When the public thinks of threats to patient safety, they focus on staffing shortages, the skill of clinicians and support staff, clinician-patient communication, the condition of facilities and even the state of technology and equipment.
What’s often overlooked is the quality of data underlying the clinical decisions and what effect it can have on patient safety. And, while many of those other factors are monitored and regulated by medical boards, state and federal certification organizations and others, the quality of patient data largely depends on how accurately patients are identified by recordkeepers.
The importance of correctly identifying patients to achieve lab data quality
So much of patient care begins with lab tests performed by technicians working in relative isolation from the care team. Tests are ordered in doctors’ offices, often on handwritten paper requisitions. These requisitions are manually transcribed into laboratory computers. Many mistakes are made during this process of re-typing names, dates of birth, addresses, phone numbers, emails and other data elements.
The same patient may appear with several errors and when this patient’s tests are ordered again during another encounter, it’s almost impossible for a clerk transcribing the new requisition to find this patient again. So another patient is created with some test results stored under the new identity. This happens over and over, with each duplicate containing only a sliver of the medical record needed for a doctor to make a solid clinical decision. In fact, 70% of clinical decisions today are made based on lab results, according to the Centers for Disease Control and Prevention.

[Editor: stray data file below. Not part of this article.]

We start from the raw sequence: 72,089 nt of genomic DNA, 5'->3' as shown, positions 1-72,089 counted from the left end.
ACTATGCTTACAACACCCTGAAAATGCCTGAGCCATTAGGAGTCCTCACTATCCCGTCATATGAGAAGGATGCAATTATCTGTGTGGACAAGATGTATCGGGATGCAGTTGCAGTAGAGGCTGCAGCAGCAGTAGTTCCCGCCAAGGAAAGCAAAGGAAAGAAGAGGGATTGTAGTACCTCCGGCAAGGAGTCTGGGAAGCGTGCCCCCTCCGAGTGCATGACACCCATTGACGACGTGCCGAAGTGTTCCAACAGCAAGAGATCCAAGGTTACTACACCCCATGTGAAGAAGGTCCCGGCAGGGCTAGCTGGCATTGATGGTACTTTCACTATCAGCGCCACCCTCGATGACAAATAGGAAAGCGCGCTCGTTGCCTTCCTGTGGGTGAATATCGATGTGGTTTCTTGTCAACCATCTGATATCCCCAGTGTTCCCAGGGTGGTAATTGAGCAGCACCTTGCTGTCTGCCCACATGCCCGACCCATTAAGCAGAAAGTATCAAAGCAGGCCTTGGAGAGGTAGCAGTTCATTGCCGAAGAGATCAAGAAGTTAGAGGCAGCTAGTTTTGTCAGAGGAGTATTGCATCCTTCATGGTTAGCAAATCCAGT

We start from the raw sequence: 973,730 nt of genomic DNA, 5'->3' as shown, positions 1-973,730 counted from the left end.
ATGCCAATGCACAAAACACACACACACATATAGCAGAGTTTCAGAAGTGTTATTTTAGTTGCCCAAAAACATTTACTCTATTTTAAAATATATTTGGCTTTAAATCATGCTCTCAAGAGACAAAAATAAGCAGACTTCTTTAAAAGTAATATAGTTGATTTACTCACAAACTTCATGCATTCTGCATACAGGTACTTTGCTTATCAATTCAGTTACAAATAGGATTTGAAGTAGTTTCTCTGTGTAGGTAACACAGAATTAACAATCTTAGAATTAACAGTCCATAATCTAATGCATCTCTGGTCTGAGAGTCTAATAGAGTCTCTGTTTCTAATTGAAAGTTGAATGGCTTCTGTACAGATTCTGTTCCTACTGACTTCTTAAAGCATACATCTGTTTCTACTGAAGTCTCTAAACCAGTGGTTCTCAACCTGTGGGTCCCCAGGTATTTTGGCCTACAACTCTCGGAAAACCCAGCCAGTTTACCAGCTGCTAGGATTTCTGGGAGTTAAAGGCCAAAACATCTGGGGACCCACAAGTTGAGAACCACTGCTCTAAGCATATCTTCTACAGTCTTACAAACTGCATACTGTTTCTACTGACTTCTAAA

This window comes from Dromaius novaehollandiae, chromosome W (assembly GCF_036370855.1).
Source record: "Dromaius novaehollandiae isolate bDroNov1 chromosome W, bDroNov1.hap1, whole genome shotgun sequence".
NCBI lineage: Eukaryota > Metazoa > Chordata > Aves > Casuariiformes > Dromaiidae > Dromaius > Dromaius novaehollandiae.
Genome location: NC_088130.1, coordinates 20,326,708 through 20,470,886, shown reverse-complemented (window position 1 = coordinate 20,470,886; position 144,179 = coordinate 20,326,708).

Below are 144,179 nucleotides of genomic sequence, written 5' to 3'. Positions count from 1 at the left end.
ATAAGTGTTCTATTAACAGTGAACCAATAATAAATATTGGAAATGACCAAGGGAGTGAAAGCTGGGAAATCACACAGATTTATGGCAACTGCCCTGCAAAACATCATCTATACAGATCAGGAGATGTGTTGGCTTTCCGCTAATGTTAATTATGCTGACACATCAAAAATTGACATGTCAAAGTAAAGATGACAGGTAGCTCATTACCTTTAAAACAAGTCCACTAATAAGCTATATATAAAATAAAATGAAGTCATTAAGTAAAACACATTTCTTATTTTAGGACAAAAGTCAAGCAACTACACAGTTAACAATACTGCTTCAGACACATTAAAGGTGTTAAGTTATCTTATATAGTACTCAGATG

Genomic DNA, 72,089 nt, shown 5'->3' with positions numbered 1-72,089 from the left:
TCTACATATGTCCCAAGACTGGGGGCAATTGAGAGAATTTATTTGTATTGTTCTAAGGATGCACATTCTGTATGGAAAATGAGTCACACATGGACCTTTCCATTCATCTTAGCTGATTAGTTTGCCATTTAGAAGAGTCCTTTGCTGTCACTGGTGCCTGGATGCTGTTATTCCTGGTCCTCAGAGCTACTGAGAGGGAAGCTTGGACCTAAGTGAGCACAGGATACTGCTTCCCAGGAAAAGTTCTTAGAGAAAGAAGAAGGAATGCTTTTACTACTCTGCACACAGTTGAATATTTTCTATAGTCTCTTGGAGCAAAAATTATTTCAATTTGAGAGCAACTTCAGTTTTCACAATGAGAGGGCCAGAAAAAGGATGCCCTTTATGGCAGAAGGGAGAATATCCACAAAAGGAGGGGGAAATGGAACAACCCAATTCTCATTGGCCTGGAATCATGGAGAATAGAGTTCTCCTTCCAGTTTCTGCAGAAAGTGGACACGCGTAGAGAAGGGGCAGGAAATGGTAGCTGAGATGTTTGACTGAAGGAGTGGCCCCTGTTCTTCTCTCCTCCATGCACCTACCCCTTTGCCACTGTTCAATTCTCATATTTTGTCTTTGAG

That’s how the lab can be the source of bad data that leads to problems with patient care.
Consider the parable of the blind men and the elephant, in which individuals who’d never encountered an elephant or heard it described examine the animal, but each touch only one part of it. The man who examines the trunk declares an elephant is like a snake; the man who grabs the tail says an elephant is like a rope; the man who touches the leg claims it’s like a tree; and the man who encounters the tusk argues that the elephant is like a spear.
Each of them is wrong, of course, because each arrived at his conclusion based on incomplete data, similarly to how doctors make a decision based on the incomplete data in a duplicated chart. While this is an oversimplification of the role of data in healthcare, it captures the general idea: we act based on the information we have. And if that information is inaccurate, so is the outcome.
Duplication and overlays
Duplication of patient records is one of the most serious problems with data quality. As described above, a patient’s record can be duplicated multiple times in the same laboratory. In a large healthcare organization this problem is greatly magnified when a patient has multiple doctors, inpatient encounters, imaging center visits, etc. It’s an even bigger problem when duplication rates and other patient identity errors occur across disparate environments. A patient might undergo tests ordered by multiple clinicians, each of whom uses a separate lab.